Legal News

Alameda County Superior Court Judge Lee to Commence Including New Provision in Initial CMC Statements Limiting Defense Deposition Examination to 18 Hours

On March 21, 2012, Judge Jo-Lynn Lee informed the asbestos bar that after some consideration of the matter and discussion with some plaintiff and defense counsel, she has decided to put a time limitation on plaintiff depositions by inserting a provision into her standard Initial Case Management Order starting immediately. Despite the fact that the limitations placed by both San Francisco and Los Angeles come with certain conditions and are set at 20 hours, Judge Lee’s intended provision includes no conditions and sets the limit at 18 hours. As written the language implies that anyone wishing to shorten or lengthen the time limit must do so prior to the start of the deposition. Any such application or motion must be scheduled to coincide with the CMC and must be filed and served at least 15 days prior to the CMC. Further, it requires that the parties meet and confer and that all parties joining the request be so noted such that the Court receives a single “joint” application rather than multiple requests for the same relief.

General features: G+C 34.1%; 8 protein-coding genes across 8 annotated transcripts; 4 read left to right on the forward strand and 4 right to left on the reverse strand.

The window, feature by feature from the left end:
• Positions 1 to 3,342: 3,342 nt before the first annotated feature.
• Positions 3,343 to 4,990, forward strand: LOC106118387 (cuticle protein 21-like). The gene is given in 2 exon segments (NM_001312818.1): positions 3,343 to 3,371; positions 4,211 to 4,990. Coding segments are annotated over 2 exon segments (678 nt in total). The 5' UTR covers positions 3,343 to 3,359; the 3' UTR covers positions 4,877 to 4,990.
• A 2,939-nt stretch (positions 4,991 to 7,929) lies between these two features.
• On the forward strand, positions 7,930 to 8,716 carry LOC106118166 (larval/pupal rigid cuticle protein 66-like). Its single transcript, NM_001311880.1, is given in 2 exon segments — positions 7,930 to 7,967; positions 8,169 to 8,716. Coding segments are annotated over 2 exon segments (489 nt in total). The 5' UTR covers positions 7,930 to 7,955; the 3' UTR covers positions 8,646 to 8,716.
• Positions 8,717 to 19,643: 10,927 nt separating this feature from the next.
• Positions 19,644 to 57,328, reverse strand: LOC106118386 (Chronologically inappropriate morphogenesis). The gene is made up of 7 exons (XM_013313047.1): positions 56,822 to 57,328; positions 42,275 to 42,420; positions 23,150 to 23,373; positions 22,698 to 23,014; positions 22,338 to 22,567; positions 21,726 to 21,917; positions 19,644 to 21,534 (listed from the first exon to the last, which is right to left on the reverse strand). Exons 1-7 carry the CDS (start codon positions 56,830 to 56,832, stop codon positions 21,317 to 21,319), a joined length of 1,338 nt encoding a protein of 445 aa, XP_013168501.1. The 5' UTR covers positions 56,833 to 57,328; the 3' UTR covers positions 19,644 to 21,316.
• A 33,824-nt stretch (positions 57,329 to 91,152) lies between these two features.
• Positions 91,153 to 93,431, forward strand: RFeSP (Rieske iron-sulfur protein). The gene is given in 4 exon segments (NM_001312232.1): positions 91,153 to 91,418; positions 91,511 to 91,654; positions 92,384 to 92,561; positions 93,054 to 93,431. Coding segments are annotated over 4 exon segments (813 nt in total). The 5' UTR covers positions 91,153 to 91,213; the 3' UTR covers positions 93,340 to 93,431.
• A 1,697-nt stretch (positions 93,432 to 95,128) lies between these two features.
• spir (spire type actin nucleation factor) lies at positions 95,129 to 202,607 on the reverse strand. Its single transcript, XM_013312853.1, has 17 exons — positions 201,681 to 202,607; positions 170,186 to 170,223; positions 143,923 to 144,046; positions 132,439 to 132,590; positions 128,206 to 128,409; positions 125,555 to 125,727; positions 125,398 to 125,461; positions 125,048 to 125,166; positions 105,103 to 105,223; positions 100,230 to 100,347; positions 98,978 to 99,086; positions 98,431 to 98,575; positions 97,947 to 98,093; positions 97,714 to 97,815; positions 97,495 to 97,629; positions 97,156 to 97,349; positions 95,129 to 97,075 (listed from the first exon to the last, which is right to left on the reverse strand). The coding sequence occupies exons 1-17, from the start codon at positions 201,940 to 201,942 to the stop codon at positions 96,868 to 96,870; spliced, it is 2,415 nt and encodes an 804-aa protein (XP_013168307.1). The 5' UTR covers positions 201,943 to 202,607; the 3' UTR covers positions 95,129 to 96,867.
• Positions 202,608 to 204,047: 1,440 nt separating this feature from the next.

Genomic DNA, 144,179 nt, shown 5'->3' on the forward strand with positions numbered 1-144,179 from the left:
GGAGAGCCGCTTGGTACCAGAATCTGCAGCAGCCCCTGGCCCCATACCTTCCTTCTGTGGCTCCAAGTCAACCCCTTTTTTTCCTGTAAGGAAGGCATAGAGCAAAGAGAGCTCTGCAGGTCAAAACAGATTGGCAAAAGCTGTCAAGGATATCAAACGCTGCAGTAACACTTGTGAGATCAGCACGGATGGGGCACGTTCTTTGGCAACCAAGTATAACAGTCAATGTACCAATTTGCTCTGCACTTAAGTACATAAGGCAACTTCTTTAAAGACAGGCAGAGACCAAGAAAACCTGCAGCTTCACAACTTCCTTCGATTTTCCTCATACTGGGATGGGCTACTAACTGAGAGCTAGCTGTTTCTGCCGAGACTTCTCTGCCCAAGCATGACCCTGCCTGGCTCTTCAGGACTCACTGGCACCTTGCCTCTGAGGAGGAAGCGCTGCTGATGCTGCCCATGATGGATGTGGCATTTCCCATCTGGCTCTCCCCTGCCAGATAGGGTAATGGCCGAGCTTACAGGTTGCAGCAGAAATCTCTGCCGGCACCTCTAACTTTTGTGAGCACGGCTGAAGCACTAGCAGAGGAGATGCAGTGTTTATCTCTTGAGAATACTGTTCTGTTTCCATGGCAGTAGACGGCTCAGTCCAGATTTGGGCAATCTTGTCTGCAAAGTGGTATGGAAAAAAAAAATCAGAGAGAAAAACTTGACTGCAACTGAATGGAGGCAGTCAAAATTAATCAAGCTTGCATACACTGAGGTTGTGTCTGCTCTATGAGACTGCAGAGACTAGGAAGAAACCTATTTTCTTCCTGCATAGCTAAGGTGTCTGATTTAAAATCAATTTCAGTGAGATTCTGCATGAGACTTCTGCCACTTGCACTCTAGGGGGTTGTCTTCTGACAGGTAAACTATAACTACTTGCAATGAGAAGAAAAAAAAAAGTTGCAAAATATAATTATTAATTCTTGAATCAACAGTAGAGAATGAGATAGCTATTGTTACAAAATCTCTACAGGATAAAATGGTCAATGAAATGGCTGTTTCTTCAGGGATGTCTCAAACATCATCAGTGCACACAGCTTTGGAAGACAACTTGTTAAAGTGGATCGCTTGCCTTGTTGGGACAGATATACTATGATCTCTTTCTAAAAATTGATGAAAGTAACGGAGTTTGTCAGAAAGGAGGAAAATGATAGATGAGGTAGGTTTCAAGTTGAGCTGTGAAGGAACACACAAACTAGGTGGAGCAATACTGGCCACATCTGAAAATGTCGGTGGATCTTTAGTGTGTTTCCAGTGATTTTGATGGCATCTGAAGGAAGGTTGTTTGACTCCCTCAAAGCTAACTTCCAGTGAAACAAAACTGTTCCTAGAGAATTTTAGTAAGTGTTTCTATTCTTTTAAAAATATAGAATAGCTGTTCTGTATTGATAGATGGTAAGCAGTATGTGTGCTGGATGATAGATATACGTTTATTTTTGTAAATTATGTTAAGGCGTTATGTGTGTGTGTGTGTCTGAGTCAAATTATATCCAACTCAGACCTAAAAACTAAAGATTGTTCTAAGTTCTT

Judge Lee agreed to hold a hearing on the matter on April 6th. At the hearing, Judge Lee opened by stating that she was not proposing this as a general order or a local rule of court but rather as part of an individual case management order and that she also does not intend to include it in a CMO in every case but only in those where the plaintiff has a malignancy and/or it appears from the health of the plaintiff that a motion for preference would be filed. On that basis, she does not believe that her proposal is in violation of CRC 3.20 or the Boyle case. She also reminded everyone that there will always be an opportunity to propose additional time based on other factors.

In the end, Judge Lee stated she would draft proposed language to be included in appropriate CMOs and submit it to Berry & Berry to be circulated to the Asbestos Bar that week and set a deadline for responses to be submitted to Berry & Berry. She reiterated her intent only to impose a limitation in living malignancy cases. Judge Lee also indicated that she would be determining what information plaintiffs must provide to defendants prior to the deposition to assist in the examination of plaintiffs. Contrary to plaintiff counsel’s suggestion that defendants should be required to conduct the examination on a defendant by defendant basis rather than job by job, Judge Lee stated she believes defendants have the right to conduct the examination in any way they see fit that does not abuse the discovery process. We are still awaiting the proposed language.

1Dr. Kim, the individual physician employed by the Regents, had been dismissed by stipulation prior to the making of the motion because the Regents were the principal for her.